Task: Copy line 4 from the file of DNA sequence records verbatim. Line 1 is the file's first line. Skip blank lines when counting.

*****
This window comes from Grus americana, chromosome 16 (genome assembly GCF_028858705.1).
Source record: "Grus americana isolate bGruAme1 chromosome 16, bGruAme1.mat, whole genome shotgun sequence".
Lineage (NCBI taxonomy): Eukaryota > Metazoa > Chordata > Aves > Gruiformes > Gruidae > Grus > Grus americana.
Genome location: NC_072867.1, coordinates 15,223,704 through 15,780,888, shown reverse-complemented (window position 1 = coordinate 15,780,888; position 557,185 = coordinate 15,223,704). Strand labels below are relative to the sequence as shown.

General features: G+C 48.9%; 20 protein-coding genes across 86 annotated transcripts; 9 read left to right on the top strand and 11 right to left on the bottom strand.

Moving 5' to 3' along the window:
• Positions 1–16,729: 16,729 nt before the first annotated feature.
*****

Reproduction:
Genome location: NC_072867.1, coordinates 15,223,704 through 15,780,888, shown reverse-complemented (window position 1 = coordinate 15,780,888; position 557,185 = coordinate 15,223,704). Strand labels below are relative to the sequence as shown.